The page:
By Graciela Gutierrez
Billions of neurons in the brain are linked through trillions of synaptic connections, and although disentangling this wiring may seem like mission impossible, a research team from Baylor College of Medicine took on the task. Researchers worked to decipher the wiring of the mouse neocortex, the outermost part of the brain that is thought to be responsible for cognition and perception.
Their hope was that this complex wiring could be broken down to a set of rules governing the assembly of neocortical networks. Their findings, which appear in the current edition of Science, show that the basic wiring of the local circuitry of the neocortex can indeed be captured using a few connectivity rules that are recycled across the layers of the neocortex.
Most comprehensive study
“To our knowledge this is the most comprehensive study ever attempted to map out the canonical circuit diagram of the mature neocortex,” said Dr. Xiaolong Jiang, assistant professor of neuroscience at Baylor College of Medicine and first author on the study. “We were able to determine the cell types found in the neocortex and create a wiring diagram of its local circuit.”
Using cutting-edge methods for tissue slicing and a novel protocol to recover the morphology of neurons, Jiang, working in the laboratory of Dr. Andreas Tolias at Baylor, and his colleagues identified 15 types of inhibitory neurons (the neurons that inhibit electrical firing in brain circuits). Using simultaneous multiple whole-cell recordings,they also characterized their electrophysiological properties and mapped the connectivity diagram between them, and also how they connect with nearby excitatory neurons.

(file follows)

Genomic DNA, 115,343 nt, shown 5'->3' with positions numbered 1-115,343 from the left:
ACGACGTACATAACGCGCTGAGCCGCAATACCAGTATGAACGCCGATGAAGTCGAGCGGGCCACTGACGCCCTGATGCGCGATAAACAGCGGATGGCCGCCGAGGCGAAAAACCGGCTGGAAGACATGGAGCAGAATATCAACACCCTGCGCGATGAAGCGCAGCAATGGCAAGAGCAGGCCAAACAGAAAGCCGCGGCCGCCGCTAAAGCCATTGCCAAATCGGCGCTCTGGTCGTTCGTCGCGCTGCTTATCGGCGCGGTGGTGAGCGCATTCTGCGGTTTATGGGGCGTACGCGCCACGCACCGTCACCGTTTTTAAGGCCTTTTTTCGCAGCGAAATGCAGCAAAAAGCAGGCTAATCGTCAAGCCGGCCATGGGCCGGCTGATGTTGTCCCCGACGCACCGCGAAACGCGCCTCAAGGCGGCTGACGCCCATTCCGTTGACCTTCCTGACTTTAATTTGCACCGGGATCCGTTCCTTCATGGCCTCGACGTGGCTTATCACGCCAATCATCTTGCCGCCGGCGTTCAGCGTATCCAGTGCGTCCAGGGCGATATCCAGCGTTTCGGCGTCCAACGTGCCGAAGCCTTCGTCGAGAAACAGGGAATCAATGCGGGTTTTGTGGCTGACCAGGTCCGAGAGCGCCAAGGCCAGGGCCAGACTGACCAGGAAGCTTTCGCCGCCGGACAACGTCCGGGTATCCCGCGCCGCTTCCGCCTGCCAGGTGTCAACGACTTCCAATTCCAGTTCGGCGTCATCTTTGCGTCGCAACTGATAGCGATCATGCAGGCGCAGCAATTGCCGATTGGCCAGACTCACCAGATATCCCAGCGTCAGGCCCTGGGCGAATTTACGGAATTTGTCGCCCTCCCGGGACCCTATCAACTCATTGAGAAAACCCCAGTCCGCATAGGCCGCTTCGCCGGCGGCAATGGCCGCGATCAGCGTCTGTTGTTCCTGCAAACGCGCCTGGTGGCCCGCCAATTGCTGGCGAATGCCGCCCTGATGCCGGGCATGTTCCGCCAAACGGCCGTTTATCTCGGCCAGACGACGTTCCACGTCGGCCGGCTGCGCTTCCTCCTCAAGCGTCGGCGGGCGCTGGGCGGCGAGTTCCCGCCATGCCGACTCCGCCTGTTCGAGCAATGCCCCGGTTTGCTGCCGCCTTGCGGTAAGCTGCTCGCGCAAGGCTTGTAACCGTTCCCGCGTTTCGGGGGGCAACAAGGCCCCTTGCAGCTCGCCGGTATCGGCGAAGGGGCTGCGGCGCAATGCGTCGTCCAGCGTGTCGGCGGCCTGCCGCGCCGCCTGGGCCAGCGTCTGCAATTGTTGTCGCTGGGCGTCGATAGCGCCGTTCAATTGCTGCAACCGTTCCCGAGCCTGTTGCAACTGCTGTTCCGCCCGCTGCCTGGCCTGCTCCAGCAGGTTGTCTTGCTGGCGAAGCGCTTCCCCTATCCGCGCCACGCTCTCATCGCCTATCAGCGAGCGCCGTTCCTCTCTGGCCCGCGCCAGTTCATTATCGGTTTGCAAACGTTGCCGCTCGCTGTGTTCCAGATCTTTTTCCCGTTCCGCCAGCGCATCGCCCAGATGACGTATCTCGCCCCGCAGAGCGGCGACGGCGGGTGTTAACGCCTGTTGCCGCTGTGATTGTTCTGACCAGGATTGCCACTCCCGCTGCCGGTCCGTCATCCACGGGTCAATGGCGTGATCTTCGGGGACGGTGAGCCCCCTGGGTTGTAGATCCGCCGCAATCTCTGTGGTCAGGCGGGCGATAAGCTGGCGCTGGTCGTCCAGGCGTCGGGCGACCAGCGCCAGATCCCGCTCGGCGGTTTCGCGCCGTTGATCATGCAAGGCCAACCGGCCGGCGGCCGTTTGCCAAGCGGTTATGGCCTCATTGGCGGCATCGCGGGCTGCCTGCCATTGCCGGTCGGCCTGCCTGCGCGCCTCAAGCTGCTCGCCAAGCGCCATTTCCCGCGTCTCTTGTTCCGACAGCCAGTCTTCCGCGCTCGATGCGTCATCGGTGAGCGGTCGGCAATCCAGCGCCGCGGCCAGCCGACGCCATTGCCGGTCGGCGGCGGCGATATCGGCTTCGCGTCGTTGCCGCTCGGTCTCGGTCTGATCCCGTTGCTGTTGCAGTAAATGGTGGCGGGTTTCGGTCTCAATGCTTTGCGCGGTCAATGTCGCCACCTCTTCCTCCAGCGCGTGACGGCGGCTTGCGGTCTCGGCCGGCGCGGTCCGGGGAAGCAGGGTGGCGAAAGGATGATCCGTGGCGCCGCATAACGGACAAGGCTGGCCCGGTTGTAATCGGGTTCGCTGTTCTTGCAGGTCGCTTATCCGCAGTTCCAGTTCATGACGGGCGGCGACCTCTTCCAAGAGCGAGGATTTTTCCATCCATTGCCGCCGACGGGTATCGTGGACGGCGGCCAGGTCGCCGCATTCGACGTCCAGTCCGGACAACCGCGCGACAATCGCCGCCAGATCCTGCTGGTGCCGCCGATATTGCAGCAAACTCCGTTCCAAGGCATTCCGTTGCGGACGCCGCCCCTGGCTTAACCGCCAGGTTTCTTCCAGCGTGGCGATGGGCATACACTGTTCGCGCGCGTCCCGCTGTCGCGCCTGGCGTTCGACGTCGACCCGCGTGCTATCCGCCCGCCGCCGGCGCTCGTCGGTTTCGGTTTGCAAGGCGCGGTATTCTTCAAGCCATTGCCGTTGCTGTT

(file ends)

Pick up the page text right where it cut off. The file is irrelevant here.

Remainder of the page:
“We tested more than 11,000 pairs of connections between morphologically classified neurons and discovered three general principles that govern the connections between them,” Jiang said.
First, there are two types of neurons that inhibit all other types neurons in the local network – the master regulators. Second, certain types of inhibitory neurons connect very selectively and shut down only some interneuron types and notably do not communicate with excitatory cells. The third principle involved the many inhibitory neuron types that preferentially inhibited their own type and also connected with excitatory neurons.
“We found that these principles could be seen across different layers of the neocortex,” said Dr. Andreas Tolias, associate professor of neuroscience at Baylor and a lead author on the study.
“Our finding that the complex cortical connectivity can be broken down into a small number of wiring rules may provide a critical stepping stone that can lead to a breakthrough in discovering the canonical algorithm(s) implemented by the local cortical circuit (cortical column) and help ultimately understand how the brain computes.”
In addition, the researchers hope many neuropsychiatric diseases such as autism spectrum disorders and epilepsy may be associated with specific cell-type wiring abnormalities, and that the detailed connectivity map of cortical circuits they provide could serve as a powerful blueprint to pinpoint specific circuit problems in animal models of diseases. They hope that this approach will provide a path forward to develop more cell-type specific interventions for these devastating diseases.
Others who took part in this study include Shan Shen, Cathryn R. Cadwell, Favian Sinz and Saumil Patel, all with Baylor College of Medicine; Philipp Berens, with Baylor and the University of Tübingen in Germany; and Alexander S. Ecker with Baylor, University of Tübingen and Max Planck Institute for Biological Cybernetics.
This work was supported by grants DP1EY023176, DP1OD008301 and R21EB016223 to A.S.T.; the McKnight Scholar Award to A.S.T.; the Arnold and Mabel Beckman Foundation Young Investigator Award to A.S.T.; P30EY002520, T32EY07001; the Deutsche Forschungsgemeinschaft (DFG, EXC 307), and the German Federal Ministry of Education and Research (BMBF; BCCN Tübingen, FKZ 01GQ1002). C.R.C. is supported by F30MH095440, T32GM007330, and T32EB006350.